If you're next trip is taking you to or through St. Louis, Missouri there's a few things you don't want to miss out on experiencing.
The Gateway Arch, an Anheuser-Busch brewery tour, the St. Louis Zoo (free and open year-round), and of course all the food. You'll definitely want to try toasted ravioli and gooey butter cake. And let's not forget a St. Louis Cardinals baseball game if you come in the summer.
But St. Louis has a lot of history too; former first lady Julia Dent Grant is from St. Louis, capsules used during the space race were made here, and then there's the majestic 1904 World's Fair. You may have heard of it.
It's the backdrop for the Judy Garland classic, "Meet Me in St. Louis," it's where the waffle-cone was invented, and it's where George Ferris showed off his massive wheel - the Ferris Wheel - for the second and last time.
Nearly 120 years later and the 1904 World's Fair is just as captivating as it was amazing.
Is it the turn of the century wonders it provided? Was it the lights? Does Judy Garland have anything to do with its lasting legacy?
Whatever the reasoning may be, it was undoubtedly the greatest fair the world had ever seen and the awe of it still shines as bright as those amazing lights that told every witness the 20th century was here and things were going to change for the better.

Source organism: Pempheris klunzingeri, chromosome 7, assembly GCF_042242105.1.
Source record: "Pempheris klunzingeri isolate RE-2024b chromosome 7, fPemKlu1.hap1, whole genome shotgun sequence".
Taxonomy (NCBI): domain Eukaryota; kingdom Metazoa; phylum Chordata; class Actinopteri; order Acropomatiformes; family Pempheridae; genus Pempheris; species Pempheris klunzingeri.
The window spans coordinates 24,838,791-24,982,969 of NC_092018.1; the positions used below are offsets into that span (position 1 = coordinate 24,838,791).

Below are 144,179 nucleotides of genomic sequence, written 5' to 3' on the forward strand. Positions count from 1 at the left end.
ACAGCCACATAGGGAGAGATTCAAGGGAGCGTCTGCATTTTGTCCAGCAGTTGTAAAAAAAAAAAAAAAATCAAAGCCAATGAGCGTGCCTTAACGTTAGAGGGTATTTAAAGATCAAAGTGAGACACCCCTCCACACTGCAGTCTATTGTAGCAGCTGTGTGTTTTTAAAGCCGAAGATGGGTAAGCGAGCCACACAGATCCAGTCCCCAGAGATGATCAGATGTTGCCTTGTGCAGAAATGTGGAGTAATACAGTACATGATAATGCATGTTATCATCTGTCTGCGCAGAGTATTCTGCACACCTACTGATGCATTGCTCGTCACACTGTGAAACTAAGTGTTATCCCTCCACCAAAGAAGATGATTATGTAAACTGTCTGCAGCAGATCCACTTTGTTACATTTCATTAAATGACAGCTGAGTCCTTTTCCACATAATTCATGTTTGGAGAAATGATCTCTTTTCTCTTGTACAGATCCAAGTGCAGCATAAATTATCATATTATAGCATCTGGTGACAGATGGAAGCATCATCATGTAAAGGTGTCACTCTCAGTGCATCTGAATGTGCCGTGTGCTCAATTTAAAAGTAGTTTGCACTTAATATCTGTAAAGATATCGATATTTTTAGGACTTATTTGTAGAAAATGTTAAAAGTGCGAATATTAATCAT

Afterward, buildings, statues, and other features of the great fair were destroyed. The Ferris Wheel sat as an eyesore for a couple years and was eventually imploded, the grand palaces met the wrecking ball, and a lot of the beautiful artwork was shattered to pieces.
But not everything became a pile of dust.
Wood from some of the buildings went on to be used to build homes in The Hill neighborhood of St. Louis - a settlement of Italian immigrants; pavilions that represented each of the current United States became homes throughout the city; statuary was purchased and displayed in public and private spaces; and other similar and significant features were dismantled and sent throughout the country.
Ever passed through Birmingham, Alabama? That giant Vulcan statue nearly 200-feet off the ground is from the 1904 World's Fair. Ever heard an organ playing at Macy's Center City in Philadelphia? That organ is from the 1904 World's Fair.
But what's still lingering around St. Louis? Well, let's find out together and take a look at 10 features from the 1904 World's Fair you can find in St. Louis today...